One in a Million: Aran Kelly

One In A Million Feature Questions

Name: Aran Kelly

School: Alhambra High School

Grade:  9-12

Support Needed: Basic school supplies: especially…pencils, highlighters, notebooks, journals, printing cartridges (HP 62)

How long have you been a teacher?

Including subbing and teaching artist residencies – 6 years.
Certified: 2 years


What made you get into the teaching profession?

Having breakthroughs with students and seeing the lightbulb go off.
Both older brothers are teachers, so were my parents at one point.

I am a former special education student who has found an expressive outlet through spoken word poetry. I have developed IEP preparation curriculum which incorporates spoken word performance and poetic elements. The results have resulted in students students self stating that they felt empowered as they played an active role as the leader of the IEP meeting, as opposed to a fly on the wall which is how I remember it. This easy process builds student’s self confidence and produces individuals who can articulate their needs on their own, in a job interview. I want to empower students to be confident, educated, and successful citizens.


Who was your most inspirational teacher and why?
This is a tough question to answer because there has been more than one teacher who has inspired me during my academic career, and in different ways. I was inspired by my high school chemistry teacher, Dr. Thornburg, to sacrifice my lunch hour to help my students stay ahead; so long as they meet me half way. With Dr. Thornburg’s help, I passed high school chemistry with an A.


What do you think are some of the biggest challenges teachers in Arizona face right now?
Lack of support from the state level and lack of commitment to education. The state of Arizona spends more on prisons than it does on education. Consequently, the teachers in Arizona have all of their interest in keeping students out of prison while the state has all of their interests in putting students in there. On average, Arizona prison guards make more than teachers. As of April 29th, 2018 correctional officers in Yuma are paid $44, 333.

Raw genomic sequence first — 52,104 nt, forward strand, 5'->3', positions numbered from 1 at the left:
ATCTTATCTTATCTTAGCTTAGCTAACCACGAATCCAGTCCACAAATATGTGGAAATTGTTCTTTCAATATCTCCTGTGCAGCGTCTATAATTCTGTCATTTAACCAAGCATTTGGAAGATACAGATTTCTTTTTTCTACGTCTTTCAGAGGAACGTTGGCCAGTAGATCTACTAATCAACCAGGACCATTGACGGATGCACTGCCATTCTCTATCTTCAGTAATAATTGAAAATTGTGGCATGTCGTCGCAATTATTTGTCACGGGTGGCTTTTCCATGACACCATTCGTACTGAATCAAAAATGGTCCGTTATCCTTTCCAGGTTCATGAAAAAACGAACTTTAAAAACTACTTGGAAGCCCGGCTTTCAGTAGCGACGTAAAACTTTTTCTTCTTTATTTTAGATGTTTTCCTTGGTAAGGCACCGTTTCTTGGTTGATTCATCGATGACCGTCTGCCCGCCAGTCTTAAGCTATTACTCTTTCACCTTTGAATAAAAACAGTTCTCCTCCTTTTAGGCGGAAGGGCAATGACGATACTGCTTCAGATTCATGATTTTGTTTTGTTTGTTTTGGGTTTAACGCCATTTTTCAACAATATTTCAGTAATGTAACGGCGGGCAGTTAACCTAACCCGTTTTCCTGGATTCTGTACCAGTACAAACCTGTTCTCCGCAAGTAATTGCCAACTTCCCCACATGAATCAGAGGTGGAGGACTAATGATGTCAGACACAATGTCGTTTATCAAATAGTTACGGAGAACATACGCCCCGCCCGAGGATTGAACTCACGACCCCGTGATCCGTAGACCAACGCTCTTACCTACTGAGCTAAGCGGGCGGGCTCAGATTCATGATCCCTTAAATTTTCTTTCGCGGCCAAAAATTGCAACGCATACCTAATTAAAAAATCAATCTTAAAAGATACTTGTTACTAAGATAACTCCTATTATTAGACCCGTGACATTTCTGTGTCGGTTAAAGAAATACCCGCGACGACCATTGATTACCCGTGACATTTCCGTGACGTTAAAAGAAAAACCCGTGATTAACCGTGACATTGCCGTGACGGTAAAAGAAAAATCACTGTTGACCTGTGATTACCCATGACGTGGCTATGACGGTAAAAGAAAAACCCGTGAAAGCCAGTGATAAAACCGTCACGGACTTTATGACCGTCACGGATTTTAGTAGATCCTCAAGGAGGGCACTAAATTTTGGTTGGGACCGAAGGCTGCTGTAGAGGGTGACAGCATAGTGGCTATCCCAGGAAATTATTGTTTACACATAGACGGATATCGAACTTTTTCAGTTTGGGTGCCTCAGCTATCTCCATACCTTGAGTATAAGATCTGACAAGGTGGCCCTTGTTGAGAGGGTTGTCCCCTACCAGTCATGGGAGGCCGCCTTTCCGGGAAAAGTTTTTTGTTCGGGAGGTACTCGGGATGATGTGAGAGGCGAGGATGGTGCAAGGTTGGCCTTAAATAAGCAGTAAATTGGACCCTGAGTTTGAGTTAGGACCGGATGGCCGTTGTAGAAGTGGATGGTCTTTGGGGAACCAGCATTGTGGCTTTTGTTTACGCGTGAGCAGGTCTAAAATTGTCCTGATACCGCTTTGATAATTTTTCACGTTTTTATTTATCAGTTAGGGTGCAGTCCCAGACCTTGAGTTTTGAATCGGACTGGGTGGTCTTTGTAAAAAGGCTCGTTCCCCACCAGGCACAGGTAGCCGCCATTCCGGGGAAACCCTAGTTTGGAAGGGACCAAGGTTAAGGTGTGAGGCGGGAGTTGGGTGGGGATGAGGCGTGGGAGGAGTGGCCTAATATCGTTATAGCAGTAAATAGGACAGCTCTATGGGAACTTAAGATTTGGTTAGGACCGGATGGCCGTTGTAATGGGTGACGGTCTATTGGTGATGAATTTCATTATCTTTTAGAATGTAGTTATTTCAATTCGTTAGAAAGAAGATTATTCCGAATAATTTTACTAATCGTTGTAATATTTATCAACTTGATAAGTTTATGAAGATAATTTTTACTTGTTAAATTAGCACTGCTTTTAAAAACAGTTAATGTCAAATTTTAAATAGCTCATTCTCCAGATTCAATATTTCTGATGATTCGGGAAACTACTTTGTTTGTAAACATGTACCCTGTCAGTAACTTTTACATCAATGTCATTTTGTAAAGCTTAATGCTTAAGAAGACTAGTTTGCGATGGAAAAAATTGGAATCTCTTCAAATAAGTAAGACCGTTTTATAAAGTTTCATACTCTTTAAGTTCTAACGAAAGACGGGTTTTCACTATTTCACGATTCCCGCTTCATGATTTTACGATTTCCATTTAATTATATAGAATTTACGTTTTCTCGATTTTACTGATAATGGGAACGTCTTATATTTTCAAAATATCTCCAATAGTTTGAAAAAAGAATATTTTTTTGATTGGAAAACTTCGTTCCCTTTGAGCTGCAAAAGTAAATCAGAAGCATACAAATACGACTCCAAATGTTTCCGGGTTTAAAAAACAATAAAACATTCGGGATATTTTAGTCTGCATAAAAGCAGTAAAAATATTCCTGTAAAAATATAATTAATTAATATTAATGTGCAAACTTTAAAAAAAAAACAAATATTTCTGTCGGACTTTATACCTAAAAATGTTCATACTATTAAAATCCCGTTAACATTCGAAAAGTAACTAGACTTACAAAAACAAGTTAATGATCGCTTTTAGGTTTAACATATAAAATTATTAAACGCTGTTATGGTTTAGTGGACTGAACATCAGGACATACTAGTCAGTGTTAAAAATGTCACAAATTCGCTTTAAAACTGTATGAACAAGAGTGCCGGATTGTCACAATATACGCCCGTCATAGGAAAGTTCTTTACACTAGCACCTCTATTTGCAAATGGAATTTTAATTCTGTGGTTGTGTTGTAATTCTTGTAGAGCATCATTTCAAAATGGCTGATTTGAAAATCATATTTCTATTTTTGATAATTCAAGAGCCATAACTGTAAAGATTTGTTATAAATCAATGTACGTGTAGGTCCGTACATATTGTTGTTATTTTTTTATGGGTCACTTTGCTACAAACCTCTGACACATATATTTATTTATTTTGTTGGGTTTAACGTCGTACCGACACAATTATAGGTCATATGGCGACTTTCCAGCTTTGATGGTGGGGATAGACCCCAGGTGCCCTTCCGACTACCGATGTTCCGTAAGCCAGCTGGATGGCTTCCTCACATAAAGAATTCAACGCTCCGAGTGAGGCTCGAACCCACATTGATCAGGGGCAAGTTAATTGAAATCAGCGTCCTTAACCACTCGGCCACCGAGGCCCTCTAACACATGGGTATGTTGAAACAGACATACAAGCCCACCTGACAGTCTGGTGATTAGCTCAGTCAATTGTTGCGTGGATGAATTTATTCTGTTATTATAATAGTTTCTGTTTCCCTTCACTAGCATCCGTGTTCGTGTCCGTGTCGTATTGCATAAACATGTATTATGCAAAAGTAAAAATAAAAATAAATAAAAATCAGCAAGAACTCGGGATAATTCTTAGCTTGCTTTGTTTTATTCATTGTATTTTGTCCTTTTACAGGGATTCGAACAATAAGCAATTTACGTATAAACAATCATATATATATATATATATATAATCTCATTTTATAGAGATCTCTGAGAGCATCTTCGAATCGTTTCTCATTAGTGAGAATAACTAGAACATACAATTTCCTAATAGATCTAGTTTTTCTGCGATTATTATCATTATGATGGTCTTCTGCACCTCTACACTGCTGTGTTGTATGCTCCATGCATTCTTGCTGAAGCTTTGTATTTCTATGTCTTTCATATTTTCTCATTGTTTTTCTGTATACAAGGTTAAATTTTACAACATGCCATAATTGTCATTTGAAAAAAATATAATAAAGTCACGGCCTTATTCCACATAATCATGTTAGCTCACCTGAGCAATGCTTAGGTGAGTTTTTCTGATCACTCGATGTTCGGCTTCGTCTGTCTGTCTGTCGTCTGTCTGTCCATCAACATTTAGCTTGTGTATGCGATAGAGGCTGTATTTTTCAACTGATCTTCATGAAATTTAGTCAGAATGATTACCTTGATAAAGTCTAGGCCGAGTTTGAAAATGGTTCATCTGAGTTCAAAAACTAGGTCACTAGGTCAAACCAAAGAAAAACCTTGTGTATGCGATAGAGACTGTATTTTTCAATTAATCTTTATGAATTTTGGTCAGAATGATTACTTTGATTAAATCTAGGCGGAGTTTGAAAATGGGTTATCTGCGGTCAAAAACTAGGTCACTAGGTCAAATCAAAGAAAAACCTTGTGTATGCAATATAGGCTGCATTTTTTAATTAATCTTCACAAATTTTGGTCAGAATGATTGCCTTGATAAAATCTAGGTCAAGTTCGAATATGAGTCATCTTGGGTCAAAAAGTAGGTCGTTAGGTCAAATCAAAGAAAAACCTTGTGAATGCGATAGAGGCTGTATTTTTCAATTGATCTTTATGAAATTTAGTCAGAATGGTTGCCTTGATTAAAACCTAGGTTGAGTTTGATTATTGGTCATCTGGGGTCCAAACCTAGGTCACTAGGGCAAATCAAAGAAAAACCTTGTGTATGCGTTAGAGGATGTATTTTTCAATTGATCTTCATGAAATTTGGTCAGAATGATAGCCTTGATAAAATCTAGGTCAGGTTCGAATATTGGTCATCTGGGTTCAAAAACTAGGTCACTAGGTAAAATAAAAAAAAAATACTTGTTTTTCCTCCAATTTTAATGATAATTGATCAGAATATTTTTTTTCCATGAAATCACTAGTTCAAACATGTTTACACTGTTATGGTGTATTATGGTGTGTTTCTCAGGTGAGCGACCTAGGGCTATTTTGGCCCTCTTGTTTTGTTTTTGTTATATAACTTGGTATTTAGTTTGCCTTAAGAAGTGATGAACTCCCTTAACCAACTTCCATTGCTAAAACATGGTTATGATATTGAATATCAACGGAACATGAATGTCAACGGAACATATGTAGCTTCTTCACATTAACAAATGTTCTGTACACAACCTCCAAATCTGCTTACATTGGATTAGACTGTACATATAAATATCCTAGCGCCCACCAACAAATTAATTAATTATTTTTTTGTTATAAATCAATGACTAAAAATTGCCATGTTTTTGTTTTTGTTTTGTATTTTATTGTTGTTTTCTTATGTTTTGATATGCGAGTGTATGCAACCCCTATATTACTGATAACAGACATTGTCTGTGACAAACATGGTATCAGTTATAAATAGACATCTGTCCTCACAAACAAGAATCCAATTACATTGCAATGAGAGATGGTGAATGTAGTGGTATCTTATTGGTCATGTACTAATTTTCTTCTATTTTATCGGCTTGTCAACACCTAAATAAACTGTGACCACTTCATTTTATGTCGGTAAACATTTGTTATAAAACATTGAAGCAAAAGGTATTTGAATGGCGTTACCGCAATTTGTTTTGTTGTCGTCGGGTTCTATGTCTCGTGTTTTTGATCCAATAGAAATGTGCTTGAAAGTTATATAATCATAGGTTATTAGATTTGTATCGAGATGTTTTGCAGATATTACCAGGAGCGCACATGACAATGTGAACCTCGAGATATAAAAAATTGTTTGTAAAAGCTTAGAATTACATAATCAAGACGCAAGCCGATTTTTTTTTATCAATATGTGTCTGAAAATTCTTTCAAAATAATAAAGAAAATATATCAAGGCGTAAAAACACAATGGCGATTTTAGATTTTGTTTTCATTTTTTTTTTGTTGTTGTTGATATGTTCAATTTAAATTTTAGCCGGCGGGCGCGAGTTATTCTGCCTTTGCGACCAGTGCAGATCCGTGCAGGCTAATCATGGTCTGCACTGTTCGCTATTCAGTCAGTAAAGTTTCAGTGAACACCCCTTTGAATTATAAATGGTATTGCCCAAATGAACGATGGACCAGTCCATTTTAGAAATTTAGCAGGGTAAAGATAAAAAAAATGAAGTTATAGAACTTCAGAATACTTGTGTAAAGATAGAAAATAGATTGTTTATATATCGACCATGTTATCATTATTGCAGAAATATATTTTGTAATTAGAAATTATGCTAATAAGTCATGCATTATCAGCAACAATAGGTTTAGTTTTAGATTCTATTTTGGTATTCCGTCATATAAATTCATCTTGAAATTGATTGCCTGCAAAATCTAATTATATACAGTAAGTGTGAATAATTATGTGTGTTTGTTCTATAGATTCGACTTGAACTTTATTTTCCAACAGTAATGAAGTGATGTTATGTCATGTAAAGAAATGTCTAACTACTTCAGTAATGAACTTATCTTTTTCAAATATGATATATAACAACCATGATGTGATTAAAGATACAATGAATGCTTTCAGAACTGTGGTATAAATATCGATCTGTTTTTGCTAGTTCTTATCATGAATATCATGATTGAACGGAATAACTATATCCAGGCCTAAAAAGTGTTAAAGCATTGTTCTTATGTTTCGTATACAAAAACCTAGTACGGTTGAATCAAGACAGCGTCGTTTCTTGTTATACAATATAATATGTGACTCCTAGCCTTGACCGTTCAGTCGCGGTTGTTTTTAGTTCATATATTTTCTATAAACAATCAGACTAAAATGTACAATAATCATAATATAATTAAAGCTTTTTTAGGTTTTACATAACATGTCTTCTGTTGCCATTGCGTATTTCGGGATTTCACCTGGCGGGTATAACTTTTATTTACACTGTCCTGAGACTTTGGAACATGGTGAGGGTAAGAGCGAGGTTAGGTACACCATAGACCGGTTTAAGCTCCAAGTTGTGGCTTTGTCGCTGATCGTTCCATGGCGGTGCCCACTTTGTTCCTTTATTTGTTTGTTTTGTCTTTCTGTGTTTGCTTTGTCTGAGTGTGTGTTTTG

How do these issues affect your day to day?
A lot of the issues are beyond my control. Issues stem from poverty and poverty in the home. Racial and cultural differences come into play as well.


What does the $250 tax deduction for school supplies for teachers mean to you?
Not much unless I itemize. It’s basically an empty gesture, also it means that I still have to come out of pocket to pay for supplies.


How are the expectations of becoming a teacher different than the reality?
As a special education teacher I have extra duties to perform, things which were not included in the job description.

Bringing a duffel bag with extra clothes to class for the teen who wets himself, coordinating information on your prep from 3 different departments and getting signatures so an autistic student can be a ball boy for the basketball team all because the person who ran the Best Buddies program abandoned the post, and picking up the cap and gown on my lunch hour for a senior who is at home recovering from surgery have been parts of my reality as  a teacher. Being expected by the administration to perform duties that are above and beyond what is written in my contract has been part of my reality as a teacher.


Why do you think teachers burn out so quickly?
Illiteracy is a huge ineptitude for many of my students and literacy programs are costly, limited, or non existent. Lack of support for the teachers and students from the district and state are very evident. Frustration from the inability for teachers to provide what they need to teach their students is a problem. The demands placed on teachers deprive them of the time needed to look after themselves both mentally and physically. Teachers take work home with them and have very little spare time. Special Education teachers are particularly impacted by all of the deficits that prevent the expertise needed to address their student’s mental health issues. A lot of teachers have to take on second and third jobs to make ends meet. My second job is as an NCAA, collegiate water polo announcer.


What “fills your cup” when you’re running on empty?
Spinning records at home and writing poetry, plus, rocking microphones fills my cup.


What are some of the most thoughtful and effective ways parents and the community can show gratitude?
Show up to the IEP meetings and team up with teachers.

Support the “Red for Ed” movement and go to the polls in November. It’s time to vote out of office folks unwilling to invest in education. Funding programs, classrooms, the arts and teachers is an investment in all of our future.  Thank you to the parents and community members who showed up at the Phoenix Capital Building to support teachers and education at the end of April. Keep the rock steady.

What is your wish for Arizona’s children?

My wish for Arizona’s children is for them to feel like education really matters. I want them to know that they live in a safe state and country that cares about equipping them with the information, tools and skills to be successful in life. At the moment, I believe that children in Arizona schools are not convinced that the State and Country overall, have their backs regarding education and gun control.


Who do people contact if they want to offer you additional support or where do people send supplies if they want to make a donation to your class?
Thank you in advance, your support is appreciated and does make a difference.


My email address is:

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